Consolidation therapy with the PD-L1 inhibitor durvalumab (Imfinzi®, AstraZeneca) following chemoradiation therapy (CRT) has become the standard of care in patients with unresectable stage III non-small-cell lung cancer (NSCLC), based on primary results of the PACIFIC study. The 4-year update of the study, presented recently at the European Society for Medical Oncology Virtual Congress 2020 (ESMO 2020), demonstrated durable and sustained survival benefits that were consistent with those reported in the primary analyses.
Dr. Roy Herbst, Dr. David Spigel, 09 Jul 2020
The third-generation EGFR-tyrosine kinase inhibitor (EGFR-TKI) osimertinib is a standard of care in patients with EGFR-positive advanced non-small-cell lung cancer (NSCLC). Results of the ADAURA study, presented at the American Society of Clinical Oncology 2020 Virtual Scientific Programme (ASCO 2020), support earlier use of osimertinib in the adjuvant setting, with superior disease-free survival (DFS) in patients who underwent complete resection of stage IB/II/IIIA EGFR-positive NSCLC. 
Prof. Mark Shackleton, 01 Apr 2020
In recent years, the focus on immuno-oncology has generated a wealth of compelling evidence supporting the use of immune checkpoint inhibitors – in particular those targeting the programmed death-ligand 1 (PD-L1) or PD-1 pathway. At the 8th Oncology Summit organized by the Hong Kong Society of Clinical Oncology, Professor Mark Shackleton of Alfred Health and Monash University, Australia, discussed recent advances in immunotherapy for the management of metastatic Merkel cell carcinoma (MCC) with a focus on the role of the PD-L1 inhibitor avelumab.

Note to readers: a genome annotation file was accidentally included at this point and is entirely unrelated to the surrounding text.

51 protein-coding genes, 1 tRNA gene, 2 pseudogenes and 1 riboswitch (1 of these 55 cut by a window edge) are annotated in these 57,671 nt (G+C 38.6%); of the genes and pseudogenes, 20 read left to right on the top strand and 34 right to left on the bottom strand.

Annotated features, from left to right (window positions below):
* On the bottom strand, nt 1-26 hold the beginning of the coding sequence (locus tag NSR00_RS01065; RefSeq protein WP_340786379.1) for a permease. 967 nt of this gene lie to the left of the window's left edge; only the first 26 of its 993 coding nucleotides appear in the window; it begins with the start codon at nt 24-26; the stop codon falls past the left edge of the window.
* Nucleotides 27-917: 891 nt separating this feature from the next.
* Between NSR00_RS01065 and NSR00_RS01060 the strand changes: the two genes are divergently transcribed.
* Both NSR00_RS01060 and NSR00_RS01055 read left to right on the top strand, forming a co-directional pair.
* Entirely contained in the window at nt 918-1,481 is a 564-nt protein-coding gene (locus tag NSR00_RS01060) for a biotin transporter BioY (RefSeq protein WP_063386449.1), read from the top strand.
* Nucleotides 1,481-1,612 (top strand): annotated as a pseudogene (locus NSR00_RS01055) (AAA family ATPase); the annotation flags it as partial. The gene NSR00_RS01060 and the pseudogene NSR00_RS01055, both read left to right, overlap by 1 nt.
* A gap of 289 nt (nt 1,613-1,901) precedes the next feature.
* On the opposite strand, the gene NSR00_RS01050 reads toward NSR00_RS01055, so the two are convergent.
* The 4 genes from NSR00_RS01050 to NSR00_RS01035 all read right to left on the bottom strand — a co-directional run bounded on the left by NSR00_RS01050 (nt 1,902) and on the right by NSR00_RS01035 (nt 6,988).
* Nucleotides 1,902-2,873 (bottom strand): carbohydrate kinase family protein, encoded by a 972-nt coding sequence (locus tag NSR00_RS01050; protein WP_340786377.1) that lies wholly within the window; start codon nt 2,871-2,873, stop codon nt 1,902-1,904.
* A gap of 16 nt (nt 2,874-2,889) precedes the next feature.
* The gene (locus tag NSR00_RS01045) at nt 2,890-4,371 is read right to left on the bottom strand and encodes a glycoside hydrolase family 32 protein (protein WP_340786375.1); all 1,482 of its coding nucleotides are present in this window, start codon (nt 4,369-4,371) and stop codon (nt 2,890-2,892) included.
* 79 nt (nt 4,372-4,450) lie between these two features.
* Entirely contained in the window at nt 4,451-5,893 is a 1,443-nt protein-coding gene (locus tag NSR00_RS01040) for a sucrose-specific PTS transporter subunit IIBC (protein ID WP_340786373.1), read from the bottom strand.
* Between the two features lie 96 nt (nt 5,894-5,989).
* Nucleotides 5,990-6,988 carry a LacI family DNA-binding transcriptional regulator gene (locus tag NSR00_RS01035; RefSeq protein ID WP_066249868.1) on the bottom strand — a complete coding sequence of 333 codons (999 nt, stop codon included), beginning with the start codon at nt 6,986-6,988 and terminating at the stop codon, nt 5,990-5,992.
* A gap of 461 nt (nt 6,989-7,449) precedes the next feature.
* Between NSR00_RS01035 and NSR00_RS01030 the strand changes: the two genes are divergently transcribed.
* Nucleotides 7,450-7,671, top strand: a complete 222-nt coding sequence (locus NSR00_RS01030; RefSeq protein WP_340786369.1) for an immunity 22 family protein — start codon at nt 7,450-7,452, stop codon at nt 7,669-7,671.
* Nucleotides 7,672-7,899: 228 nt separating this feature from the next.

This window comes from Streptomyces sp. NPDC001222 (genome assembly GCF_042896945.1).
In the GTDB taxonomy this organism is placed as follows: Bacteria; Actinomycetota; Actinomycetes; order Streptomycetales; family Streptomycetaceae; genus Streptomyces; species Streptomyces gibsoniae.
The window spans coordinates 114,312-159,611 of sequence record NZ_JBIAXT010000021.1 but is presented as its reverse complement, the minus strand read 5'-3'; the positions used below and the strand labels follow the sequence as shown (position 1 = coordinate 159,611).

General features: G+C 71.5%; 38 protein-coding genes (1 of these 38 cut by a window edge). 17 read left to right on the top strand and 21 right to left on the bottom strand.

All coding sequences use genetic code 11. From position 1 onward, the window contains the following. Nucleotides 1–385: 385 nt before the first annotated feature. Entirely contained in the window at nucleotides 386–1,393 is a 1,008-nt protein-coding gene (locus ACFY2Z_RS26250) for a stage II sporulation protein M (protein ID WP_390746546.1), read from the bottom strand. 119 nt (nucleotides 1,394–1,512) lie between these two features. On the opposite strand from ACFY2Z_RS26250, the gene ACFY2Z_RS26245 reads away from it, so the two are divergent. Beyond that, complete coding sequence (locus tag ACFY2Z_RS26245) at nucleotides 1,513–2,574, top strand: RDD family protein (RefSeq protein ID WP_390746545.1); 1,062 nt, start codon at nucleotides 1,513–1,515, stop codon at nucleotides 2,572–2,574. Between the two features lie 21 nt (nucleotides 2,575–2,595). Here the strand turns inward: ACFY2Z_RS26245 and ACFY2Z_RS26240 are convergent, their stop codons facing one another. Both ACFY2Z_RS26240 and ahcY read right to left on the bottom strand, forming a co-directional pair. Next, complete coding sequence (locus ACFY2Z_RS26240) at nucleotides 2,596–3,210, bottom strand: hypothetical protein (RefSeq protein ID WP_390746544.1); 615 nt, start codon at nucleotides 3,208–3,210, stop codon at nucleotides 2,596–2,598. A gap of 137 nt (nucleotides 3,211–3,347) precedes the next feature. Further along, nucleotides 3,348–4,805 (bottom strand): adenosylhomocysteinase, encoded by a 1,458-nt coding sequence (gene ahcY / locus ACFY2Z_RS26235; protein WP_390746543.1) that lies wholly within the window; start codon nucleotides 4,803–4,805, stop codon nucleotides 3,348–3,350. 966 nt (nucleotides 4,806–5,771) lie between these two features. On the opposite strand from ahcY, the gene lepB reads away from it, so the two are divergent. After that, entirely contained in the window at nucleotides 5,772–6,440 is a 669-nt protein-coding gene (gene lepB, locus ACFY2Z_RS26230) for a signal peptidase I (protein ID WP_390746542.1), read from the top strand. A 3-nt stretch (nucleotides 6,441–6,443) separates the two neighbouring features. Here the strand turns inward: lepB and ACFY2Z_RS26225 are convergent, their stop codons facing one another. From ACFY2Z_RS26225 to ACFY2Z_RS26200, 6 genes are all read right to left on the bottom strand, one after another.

Dr. Keith Wong, 30 Nov 2020
The B-cell lymphoma-2 (BCL-2) inhibitor, venetoclax, has demonstrated promising efficacy in relapsed/refractory chronic lymphocytic leukaemia (CLL). However, the associated risk of tumour lysis syndrome (TLS) in certain patients necessitates prophylactic measures and close monitoring. In an interview with MIMS Oncology, Dr Keith Wong from the haematology department of a public hospital in Hong Kong discussed important treatment considerations for patients with CLL, and highlighted prophylactic and supportive measures established at his hospital to mitigate the risk of TLS complications associated with venetoclax-based therapy.